“London is a splendid place to live in for those who can get out of it.”
— Lord Balfour of Burleigh, 1944
If you look just an hour or two farther afield from London, you’ll find an abundance of activities that’ll make you love London even more… easy access to all these activities and these places and you get to live in London!? THE DREAM!
The Seven Sisters is one such place. For quite sometime I had been meaning to get out of London for the day, to take a train south, and to complete the famous Seven Sisters walk. For one reason or another (weather, weather, weather and a weekend calendar that fills up without trying!) it’s been a long time coming. It was so worth the wait!
‘The Seven Sisters’ is the name given to the magnificent series of white chalk cliffs that line the coast of the Sussex South Downs, directly south of London. With grass as pristine as the green of a golf course and endless sea views, this is a walk that must be on your to-do list (your REAL to-do list, not just your ‘it’s a nice idea’ to-do list). Trains run 2-4 times per hour (depending on the day) from London (Victoria) to Lewes where you will have to change to get to Seaford. I suggest purchasing a return ticket from London to Lewes, a single from Lewes to Seaford, and a single from Eastbourne back to Lewes (to complete your round trip).
Enough with logistics!
The walk begins from Seaford, a small seaside town with a long esplanade and pebbly beach. After walking the length of the esplanade, past colourful beach huts and a popular ice-cream shack, you’ll steadily begin to climb the grassy mounds that make up the cliffs or ‘sisters’ as they’re called. The next 22km are a steady rise and fall of soft green grass, rural views rolling out toward the left, and an endless blue ocean stretching to the right. There is no way of getting lost as you simply need to follow your nose and the well trodden path before you. The occasional section is cordoned off for safety, but for the most part the cliffs are left bare and beautiful – be careful not to get too close!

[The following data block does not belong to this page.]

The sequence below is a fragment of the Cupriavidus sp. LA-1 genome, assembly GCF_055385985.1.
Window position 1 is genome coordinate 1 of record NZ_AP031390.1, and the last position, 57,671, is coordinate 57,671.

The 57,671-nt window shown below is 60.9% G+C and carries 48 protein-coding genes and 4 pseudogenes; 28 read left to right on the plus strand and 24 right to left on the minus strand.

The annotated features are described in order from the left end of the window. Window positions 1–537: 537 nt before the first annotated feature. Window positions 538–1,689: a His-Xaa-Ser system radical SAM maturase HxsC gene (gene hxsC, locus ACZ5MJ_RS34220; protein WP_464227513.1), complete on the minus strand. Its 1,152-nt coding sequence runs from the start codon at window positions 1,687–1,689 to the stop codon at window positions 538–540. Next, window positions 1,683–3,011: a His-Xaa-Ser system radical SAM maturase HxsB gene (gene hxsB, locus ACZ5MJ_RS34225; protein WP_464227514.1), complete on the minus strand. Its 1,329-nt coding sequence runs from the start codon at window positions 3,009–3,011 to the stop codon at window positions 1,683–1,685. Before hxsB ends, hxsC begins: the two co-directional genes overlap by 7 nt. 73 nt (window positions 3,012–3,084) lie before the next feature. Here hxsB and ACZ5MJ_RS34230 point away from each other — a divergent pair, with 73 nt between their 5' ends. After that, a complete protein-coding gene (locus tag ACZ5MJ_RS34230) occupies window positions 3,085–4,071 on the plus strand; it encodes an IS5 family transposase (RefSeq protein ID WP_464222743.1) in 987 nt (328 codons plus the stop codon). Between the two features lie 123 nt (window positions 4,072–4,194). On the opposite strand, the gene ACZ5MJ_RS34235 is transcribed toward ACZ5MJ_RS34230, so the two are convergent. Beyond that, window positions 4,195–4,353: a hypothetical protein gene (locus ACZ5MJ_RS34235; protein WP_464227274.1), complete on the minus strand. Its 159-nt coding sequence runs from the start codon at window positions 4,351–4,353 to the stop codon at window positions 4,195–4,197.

Just over a quarter of the way a river slices through the cliffs to meet the sea – to cross it you’ll have to divert inland to cross the bridge (alternatively at low tide you may be able to wade across!). It’s just a little detour, up the river to The Cuckmere Inn where you can rehydrate if need be! Birling Gap marks the halfway point where a cafe and gift shop cater to walkers and bus-takers alike. Due to car/bus access at this point, things do get a little busier from here on in. Couples with picnics dot the hills after Birling Gap, as do selfie-stick-clad tourbus takers. I suggest moving past this point as swiftly as possible.
Not wanting to get caught up with too many sightseers we briefly braved the crowds to purchase an ice-cream tub from the shop and trekked on, stopping someway away to bask in the sunshine and devour our ice creams. Perhaps we were delusional from walking but these ice-creams really were some of the best we’d ever tasted! Locally made and delicious ‘Caroline’s Dairy’ ice creams from West Sussex. I’m talking honey and ginger, lemon meringue, toffee and honeycomb.
A serious highlight.
Walk on, soak up the sunshine and revel in the views… if you’re like me, you’ll find it hard to believe you are only an hour or so from the bustle of London. Occasionally we stopped to pick blackberries, whenever an abundant bush presented itself. Otherwise we walked, feeling lucky to have a sunny, summery day and a light breeze at our backs. Sail boats bobbed on the horizon with a summery soundtrack of squawking seagulls, the song of cicadas and distant laughter of fellow walkers.
After a big climb and you’ll reach Beachy Head and the Belle Toute Lighthouse. Built in 1832 this lighthouse once served as a navigational aid, however today it serves as a bed and breakfast and popular film location. You’ll next reach the Beachy Head Lighthouse, a red and white striped tower out at sea. If this isn’t the picture perfect lighthouse you remember from children’s books, then I’m not sure what is!
From here the walk steeply winds down into Eastbourne. After a long day of walking, this last section through Eastbourne feels like it takes forever…. Find a cute pub, rest your weary legs, sip a refreshing pint. Bask in that warm glowing feeling of ‘I’m totally exhausted but wow that was an epic day’.
- Pack plenty of snacks and water. Nothing is worse than having to keep hanger at bay while conquering cliffs.
- Pack enough clothes for the time of year/weather forecast.
- From what I’ve read and heard the walk is better done from west to east (Seaford-Eastbourne) as the hills are gentler and views more impressive from this angle. However if it were a windy day, I would consider walking downwind – whichever way that is, for a nicer experience. Pack snacks and water.